A more practical illustration of mental accounting is CPFIS investments that resulted in many Singaporeans losing money. Chances are if the same victims were asked to invest from their personal savings and not their CPF resources, most of them would have been reluctant.
Managing Mental Accounting
It’s really simple, just purpose to actually turn those discounts, bonuses, cash gifts into actual savings. How? By moving them into your savings account. Extend this practice to your credit card as well by transferring cash-backs, discounts etc. into your savings. It is advisable not to save your money in a current account as mental accounting bias may cause you to spend your easily accessible savings on unnecessary stuff. Instead, visit any Singapore bank and ask to open a savings account and preferably one not linked to any debit card and/or ATM cards. This will make withdrawals hard to accomplish and hence the money saved in there will slowly escape your mind. It will now be sort of manipulating mental accounting to work in your favor.
Once you are in the habit of failing to give in to impulse buying, saving the extra cash goodies, and spoiling yourself only when you can afford to; just sit down, relax, and watch as your savings multiply. Your bank account balance will soon have impressive figures enough to buy as many shoes as you want and the best phones on the market.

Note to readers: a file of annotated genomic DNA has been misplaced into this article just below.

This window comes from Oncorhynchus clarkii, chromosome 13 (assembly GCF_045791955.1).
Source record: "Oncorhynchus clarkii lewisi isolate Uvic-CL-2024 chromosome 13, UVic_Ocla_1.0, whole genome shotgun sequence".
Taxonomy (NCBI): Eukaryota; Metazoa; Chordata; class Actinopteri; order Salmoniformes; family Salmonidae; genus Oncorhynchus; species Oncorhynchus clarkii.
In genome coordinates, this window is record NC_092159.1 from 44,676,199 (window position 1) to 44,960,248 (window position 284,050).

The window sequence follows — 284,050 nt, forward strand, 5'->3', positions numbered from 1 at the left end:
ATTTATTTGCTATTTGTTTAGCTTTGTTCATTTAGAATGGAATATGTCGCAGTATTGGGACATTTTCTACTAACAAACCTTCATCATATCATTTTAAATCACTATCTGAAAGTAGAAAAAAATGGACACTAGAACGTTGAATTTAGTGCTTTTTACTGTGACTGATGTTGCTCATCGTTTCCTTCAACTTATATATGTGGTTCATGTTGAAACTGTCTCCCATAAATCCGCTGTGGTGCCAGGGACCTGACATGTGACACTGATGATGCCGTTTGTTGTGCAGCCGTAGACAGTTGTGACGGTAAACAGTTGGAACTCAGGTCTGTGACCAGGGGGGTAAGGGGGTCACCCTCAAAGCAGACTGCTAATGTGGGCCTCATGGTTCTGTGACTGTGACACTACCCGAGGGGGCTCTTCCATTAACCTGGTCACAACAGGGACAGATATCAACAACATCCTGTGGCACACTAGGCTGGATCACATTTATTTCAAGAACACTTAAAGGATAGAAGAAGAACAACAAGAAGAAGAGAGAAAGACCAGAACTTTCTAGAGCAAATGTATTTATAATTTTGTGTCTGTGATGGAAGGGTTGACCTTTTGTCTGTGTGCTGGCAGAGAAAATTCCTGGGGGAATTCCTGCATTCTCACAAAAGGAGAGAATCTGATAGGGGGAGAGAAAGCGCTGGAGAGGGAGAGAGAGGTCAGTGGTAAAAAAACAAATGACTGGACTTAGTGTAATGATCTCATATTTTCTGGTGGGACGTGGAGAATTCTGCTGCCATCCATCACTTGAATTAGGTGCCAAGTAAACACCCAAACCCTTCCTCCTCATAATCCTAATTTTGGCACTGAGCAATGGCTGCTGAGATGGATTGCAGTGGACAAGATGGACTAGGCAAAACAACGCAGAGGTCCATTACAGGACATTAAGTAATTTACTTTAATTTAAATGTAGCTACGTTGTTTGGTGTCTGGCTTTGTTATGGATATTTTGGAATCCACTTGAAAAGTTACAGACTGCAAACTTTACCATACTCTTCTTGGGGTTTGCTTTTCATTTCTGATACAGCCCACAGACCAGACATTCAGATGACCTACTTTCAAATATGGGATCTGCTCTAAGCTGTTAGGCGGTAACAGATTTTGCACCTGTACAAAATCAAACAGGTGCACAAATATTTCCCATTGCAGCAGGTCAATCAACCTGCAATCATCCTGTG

Funny thing though, you may find that just knowing you can afford such goodies is as good as owning them and therefore forego making any purchases. This is because, in reference to buying things, financial freedom is more fulfilling. Additionally, you could look into becoming a money lender and doubling your savings. Having said that, work on this two cognitive biases and say hello to a promising bank account and a new saving compliant Singaporean you!
Saving up needs a lot of self discipline. If you need financial assistance for an emergency, do visit https://quickmoney.sg.